But then the Rams made a perhaps curious hire at head coach, as they made 30-year-old Sean McVay the youngest coach in modern NFL history. The next season, McVay found a way to get more out of Goff and the offense sparked to life. The combination of innovative coach and a stable of young players the Rams drafted turned the Rams into a surprise 11-5 team and they made their return to the playoffs.
Is any of this sounding a little familiar? The Browns were a team going nowhere. They drafted a QB with the first overall pick but began the year with a veteran starter before turning to the rookie. Despite some flashes and moments, the offensive staff seemed to not be getting the most out of Baker Mayfield. Eventually, the Browns replaced Hue Jackson and Todd Haley, replacing them with Gregg Williams and Freddie Kitchens, respectively. Kitchens began to get more out of Baker and the offense began to click. Now, Kitchens is the new head coach, hired in large part because of the innovation he showed.
The Rams are loaded with solid, young players they drafted, such as Aaron Donald, Cooper Kupp, Todd Gurley, Jared Goff, and Robert Reynolds. When they began to gain some momentum, however, they didn’t rest on those laurels. They weren’t satisfied. They traded for guys like Aqib Talib, Brandin Cooks, and Marcus Peters. They looked to free agency and brought in players like Andrew Whitworth and Ndamukong Suh. The Rams realized that with so many quality young starters on team-friendly rookie contracts, they could capitalize on their cap space now and go big. And for their efforts, they wound up in the Super Bowl.
The Browns are so similar with so many quality young players that they drafted in recent years such as Baker Mayfield, Nick Chubb, David Njoku, Antonio Callaway, Myles Garrett, Denzel Ward, and Jabril Peppers. The Browns are sitting on a mountain of cap space and they know they have a couple of years before they start having to pay a lot of these guys big money.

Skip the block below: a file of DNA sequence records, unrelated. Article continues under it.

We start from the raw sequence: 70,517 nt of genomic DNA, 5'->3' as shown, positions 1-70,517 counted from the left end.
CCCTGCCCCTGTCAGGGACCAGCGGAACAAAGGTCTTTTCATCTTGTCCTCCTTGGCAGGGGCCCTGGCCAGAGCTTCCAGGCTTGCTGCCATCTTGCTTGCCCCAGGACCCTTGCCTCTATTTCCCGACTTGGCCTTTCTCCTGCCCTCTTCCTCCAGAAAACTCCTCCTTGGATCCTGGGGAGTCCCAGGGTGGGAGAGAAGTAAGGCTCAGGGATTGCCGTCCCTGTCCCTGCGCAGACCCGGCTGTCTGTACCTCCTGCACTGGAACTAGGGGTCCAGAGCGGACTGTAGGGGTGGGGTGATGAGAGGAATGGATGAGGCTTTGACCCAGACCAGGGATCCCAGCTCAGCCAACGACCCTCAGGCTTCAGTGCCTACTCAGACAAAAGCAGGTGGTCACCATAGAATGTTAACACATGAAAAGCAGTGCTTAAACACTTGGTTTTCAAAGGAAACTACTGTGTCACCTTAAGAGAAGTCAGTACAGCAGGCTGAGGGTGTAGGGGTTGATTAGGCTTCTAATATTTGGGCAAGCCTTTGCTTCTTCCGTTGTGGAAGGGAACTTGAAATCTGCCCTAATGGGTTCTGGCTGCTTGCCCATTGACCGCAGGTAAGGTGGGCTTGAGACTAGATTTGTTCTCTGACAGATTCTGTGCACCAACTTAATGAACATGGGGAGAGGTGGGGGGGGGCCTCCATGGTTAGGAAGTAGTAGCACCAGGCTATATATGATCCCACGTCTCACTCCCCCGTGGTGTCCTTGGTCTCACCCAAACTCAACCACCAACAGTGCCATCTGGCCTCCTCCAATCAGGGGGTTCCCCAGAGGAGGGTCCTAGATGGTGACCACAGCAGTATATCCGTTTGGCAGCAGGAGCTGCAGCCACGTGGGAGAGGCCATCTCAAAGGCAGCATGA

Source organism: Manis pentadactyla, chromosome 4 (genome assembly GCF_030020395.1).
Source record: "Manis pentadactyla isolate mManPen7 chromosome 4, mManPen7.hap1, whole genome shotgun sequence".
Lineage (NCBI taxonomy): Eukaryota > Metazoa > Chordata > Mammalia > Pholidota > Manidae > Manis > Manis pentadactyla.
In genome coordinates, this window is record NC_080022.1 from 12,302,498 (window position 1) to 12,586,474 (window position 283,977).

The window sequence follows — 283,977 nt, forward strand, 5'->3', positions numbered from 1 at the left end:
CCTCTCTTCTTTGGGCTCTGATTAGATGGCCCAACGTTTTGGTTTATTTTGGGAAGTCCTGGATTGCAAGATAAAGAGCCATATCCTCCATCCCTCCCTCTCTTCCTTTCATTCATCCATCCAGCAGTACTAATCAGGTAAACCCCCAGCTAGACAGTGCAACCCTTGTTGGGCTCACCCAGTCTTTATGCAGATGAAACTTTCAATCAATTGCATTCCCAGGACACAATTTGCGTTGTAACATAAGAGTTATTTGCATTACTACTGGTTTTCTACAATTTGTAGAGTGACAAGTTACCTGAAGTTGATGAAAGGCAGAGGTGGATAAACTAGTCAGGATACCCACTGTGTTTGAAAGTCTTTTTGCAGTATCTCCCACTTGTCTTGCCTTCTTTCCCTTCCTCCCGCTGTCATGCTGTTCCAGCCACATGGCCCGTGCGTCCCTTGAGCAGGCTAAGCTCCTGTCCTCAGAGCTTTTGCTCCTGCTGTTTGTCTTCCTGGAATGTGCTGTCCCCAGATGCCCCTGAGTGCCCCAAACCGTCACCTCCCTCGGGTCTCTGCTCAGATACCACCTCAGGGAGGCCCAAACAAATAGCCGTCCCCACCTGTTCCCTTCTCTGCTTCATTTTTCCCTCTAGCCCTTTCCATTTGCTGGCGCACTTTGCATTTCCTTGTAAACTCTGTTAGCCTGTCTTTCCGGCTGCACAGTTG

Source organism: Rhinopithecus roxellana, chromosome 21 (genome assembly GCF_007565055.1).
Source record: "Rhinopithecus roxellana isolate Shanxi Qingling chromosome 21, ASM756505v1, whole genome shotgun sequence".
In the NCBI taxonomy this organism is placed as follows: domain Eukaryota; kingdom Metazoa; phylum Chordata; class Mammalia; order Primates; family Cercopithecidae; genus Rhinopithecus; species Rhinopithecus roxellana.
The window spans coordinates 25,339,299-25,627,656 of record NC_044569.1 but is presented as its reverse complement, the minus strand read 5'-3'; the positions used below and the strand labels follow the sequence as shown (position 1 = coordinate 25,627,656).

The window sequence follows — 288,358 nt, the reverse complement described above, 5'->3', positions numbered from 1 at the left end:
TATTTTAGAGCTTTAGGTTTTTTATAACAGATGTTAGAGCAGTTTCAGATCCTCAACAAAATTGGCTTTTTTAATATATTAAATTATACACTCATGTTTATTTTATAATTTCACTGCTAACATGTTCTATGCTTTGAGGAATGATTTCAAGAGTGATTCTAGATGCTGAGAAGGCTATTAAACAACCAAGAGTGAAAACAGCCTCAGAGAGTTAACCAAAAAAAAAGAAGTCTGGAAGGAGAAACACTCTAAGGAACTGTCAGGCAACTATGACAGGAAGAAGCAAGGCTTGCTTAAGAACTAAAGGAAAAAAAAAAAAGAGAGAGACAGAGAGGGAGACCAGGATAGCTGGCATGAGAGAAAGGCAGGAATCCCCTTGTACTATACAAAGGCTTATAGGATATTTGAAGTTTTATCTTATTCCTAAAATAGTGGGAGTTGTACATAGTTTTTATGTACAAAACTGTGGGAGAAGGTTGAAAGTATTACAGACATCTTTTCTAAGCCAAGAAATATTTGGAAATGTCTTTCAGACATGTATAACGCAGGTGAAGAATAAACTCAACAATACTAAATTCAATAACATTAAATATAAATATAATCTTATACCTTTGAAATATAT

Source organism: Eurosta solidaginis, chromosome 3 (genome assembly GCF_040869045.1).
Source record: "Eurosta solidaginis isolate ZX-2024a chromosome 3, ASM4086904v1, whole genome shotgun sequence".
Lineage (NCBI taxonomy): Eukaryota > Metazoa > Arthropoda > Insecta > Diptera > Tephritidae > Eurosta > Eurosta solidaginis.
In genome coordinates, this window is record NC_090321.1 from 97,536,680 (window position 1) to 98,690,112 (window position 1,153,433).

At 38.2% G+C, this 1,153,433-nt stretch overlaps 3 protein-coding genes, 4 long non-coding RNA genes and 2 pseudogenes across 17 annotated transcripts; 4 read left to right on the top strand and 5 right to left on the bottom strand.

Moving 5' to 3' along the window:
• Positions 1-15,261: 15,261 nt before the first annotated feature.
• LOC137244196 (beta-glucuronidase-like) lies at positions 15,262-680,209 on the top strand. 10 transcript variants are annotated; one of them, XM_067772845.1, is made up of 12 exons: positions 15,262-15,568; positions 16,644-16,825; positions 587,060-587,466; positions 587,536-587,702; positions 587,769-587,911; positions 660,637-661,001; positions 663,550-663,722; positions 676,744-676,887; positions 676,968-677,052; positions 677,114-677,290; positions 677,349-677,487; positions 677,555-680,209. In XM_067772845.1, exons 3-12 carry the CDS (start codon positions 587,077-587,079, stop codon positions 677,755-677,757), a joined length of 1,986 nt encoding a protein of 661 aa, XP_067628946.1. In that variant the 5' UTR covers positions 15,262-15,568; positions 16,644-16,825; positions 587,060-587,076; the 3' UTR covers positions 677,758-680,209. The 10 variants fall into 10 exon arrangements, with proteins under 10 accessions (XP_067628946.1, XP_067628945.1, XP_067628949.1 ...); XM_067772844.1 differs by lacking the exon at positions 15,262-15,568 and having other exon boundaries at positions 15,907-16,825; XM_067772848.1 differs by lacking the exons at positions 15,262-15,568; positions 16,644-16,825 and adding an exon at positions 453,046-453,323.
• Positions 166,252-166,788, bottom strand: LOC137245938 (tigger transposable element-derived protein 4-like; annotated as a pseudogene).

There’s a stat going around many may have seen already, but the six highest-paid QBs in the NFL (Aaron Rodgers, Matt Ryan, Kirk Cousins, Jimmy Garoppolo, Matthew Stafford, Derek Carr) all missed the playoffs. Of the teams who made the playoffs, Goff, Patrick Mahomes, Dak Prescott, Deshaun Watson, Mitchell Trubisky, and Lamar Jackson were all on rookie deals.
It seems to get significantly harder to build a team once you have to start paying your QB superstar money. So what’s the point, here? The Browns are heading into this offseason with the cap space to get creative. They can use free agency, trades, and the upcoming draft to bolster their roster by addressing what they feel are their biggest weaknesses. But above all else, the point is that now is the time to be aggressive. The Rams provided a pretty useful model on how to strike when the time is right and to go for it. I hope the Browns follow suit. If nothing else, this should be a pretty exciting offseason for the Browns.